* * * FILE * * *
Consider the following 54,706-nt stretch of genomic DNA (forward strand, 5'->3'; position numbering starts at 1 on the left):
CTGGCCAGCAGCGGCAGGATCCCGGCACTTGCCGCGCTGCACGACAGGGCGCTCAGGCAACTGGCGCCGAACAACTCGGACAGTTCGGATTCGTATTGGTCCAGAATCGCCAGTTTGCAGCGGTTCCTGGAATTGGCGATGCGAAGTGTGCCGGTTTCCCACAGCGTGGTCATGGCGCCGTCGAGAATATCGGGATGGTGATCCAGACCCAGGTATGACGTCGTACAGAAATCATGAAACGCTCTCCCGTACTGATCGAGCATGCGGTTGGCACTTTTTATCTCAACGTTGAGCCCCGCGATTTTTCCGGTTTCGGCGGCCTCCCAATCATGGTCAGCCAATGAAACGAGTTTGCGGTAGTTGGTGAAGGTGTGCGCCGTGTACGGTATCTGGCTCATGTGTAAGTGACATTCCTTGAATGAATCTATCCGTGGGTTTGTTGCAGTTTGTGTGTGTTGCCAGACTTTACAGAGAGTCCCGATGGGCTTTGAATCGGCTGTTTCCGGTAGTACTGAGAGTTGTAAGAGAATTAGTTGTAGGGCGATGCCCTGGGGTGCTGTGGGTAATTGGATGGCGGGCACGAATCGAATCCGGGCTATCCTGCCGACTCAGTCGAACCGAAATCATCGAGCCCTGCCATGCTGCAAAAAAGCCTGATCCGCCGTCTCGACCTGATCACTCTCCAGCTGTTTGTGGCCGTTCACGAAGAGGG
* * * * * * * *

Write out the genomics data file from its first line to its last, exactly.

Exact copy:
Consider the following 54,706-nt stretch of genomic DNA (forward strand, 5'->3'; position numbering starts at 1 on the left):
CTGGCCAGCAGCGGCAGGATCCCGGCACTTGCCGCGCTGCACGACAGGGCGCTCAGGCAACTGGCGCCGAACAACTCGGACAGTTCGGATTCGTATTGGTCCAGAATCGCCAGTTTGCAGCGGTTCCTGGAATTGGCGATGCGAAGTGTGCCGGTTTCCCACAGCGTGGTCATGGCGCCGTCGAGAATATCGGGATGGTGATCCAGACCCAGGTATGACGTCGTACAGAAATCATGAAACGCTCTCCCGTACTGATCGAGCATGCGGTTGGCACTTTTTATCTCAACGTTGAGCCCCGCGATTTTTCCGGTTTCGGCGGCCTCCCAATCATGGTCAGCCAATGAAACGAGTTTGCGGTAGTTGGTGAAGGTGTGCGCCGTGTACGGTATCTGGCTCATGTGTAAGTGACATTCCTTGAATGAATCTATCCGTGGGTTTGTTGCAGTTTGTGTGTGTTGCCAGACTTTACAGAGAGTCCCGATGGGCTTTGAATCGGCTGTTTCCGGTAGTACTGAGAGTTGTAAGAGAATTAGTTGTAGGGCGATGCCCTGGGGTGCTGTGGGTAATTGGATGGCGGGCACGAATCGAATCCGGGCTATCCTGCCGACTCAGTCGAACCGAAATCATCGAGCCCTGCCATGCTGCAAAAAAGCCTGATCCGCCGTCTCGACCTGATCACTCTCCAGCTGTTTGTGGCCGTTCACGAAGAGGG